"That was decades ago, Cecil! Anyway, we want to know what we can do to keep your business. We here at StrexCorp Synernists, Inc. are dedicated to the betterment of life through branding, social networking, and upbeat music."
Really wanted to draw this duo, and I have a feeling that they really loathe each other deep inside :p
When I was a kid I thought your 20s were supposed to be fun, not filled with perpetual anxiety about financial stability and constantly feeling like an unaccomplished piece of shit.
That’s because it was fun for baby boomers and they basically gave us this impression it would always be like that, but then they ruined the economy.
For many of these women, the reading experience begins from a place of seething rage. Take Sara Marcus’ initial impression of Jack Kerouac: “I remember putting On the Road down the first time a woman was mentioned. I was just like: ‘Fuck. You.’ I was probably 15 or 16. And over the coming years I realized that it was this canonical work, so I tried to return to it, but every time I was just like, ‘Fuck you.’” Tortorici had a similarly visceral reaction to Charles Bukowski: “I will never forget reading Bukowski’s Post Office and feeling so horrible, the way that the narrator describes the thickness of ugly women’s legs. I think it was the first time I felt like a book that I was trying to identify with rejected me. Though I did absorb it, and of course it made me hate my body or whatever.” Emily Witt turned to masculine texts to access a sexual language that was absent from books about women, but found herself turned off by their take: “many of the great classic coming-of-age novels about the female experience don’t openly discuss sex,” she says in No Regrets. “I read the ones by men instead, until I was like, ‘I cannot read another passage about masturbation. I can’t. It was like a pile of Kleenex.”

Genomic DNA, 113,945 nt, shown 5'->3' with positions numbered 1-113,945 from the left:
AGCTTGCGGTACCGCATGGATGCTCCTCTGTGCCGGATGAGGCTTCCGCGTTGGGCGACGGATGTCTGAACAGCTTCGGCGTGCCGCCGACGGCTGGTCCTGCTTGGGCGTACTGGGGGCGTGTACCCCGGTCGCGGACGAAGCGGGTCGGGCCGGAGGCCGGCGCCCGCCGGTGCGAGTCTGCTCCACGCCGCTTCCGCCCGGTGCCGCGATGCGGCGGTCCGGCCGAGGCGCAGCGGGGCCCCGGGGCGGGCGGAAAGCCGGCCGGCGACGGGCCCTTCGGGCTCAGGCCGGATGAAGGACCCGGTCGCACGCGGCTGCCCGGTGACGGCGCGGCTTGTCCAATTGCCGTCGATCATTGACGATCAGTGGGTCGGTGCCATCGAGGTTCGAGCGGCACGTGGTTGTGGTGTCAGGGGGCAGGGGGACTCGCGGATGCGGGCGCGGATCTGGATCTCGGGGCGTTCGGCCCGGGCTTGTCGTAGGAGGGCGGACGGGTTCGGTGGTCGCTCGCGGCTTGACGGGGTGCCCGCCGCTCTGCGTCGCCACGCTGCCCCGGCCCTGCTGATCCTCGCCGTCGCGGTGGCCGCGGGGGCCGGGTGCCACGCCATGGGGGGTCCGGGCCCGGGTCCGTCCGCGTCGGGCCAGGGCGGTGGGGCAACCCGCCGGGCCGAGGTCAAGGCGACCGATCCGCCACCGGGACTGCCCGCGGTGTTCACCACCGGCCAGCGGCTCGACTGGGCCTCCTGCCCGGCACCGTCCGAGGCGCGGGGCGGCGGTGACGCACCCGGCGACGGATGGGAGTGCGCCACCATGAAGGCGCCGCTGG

This isn’t just about the books. When young women read the hyper-masculine literary canon—what Emily Gould calls the “midcentury misogynists,” staffed with the likes of Roth, Mailer, and Miller—their discomfort is punctuated by the knowledge that their male peers are reading these books, identifying with them, and acting out their perspectives and narratives. These writers are celebrated by the society that we live in, even the one who stabbed his wife. In No Regrets, Elif Bautman talks about reading Henry Miller for the first time because she had a “serious crush” on a guy who said his were “the best books ever,” and that guy’s real-life recommendation exacerbated her distaste for the fictional. When she read Miller, “I felt so alienated by the books, and then thinking about this guy, and it was so hot and summertime … I just wanted to kill myself. … He compared women to soup.”
So not that I assume anyone cares or notices, but I’ve been on a bit of a forced hiatus from tumblr. I got a job. I moved out. I’ve been traveling.
What the actual heck!? It’s like my life is moving forward. And that is majorly cool.
I have my vintagey studio apartment on the beach. I get to take trips to Boston every month. And the price is that I have to spend all day being an insurance lady. Or learning to be an insurance lady. And that is pretty rough. Not at all what I thought I would be doing a year ago.
But today, when I passed my first Associate Underwriting test I almost lost my mind. It was so hard and stressful. And I passed. Like a boss.
Life was trending down for a while, but I think it might be trending up right now. Which is a surprise. A great one, and I am super thankful for all the cool things going on right now.
Life. It’s freaky weird.
I want to stay.
I want to leave.
I am three oceans away from my soul.
The early suffragists, the women who fought for and eventually won for women the right to vote, were also characterized as unlovely, irritating women. Looking back at their struggles, we may wonder what all the fuss was about—why was there so much resistance to something that now seems so reasonable, so normal? But if we had been there at the time, would we have been distancing ourselves from them, saying things like, “I’m not one of those suffragists, but I do support women’s right to vote,” just as many people now say, “I’m not a feminist, but I do believe that women and men should be equal”?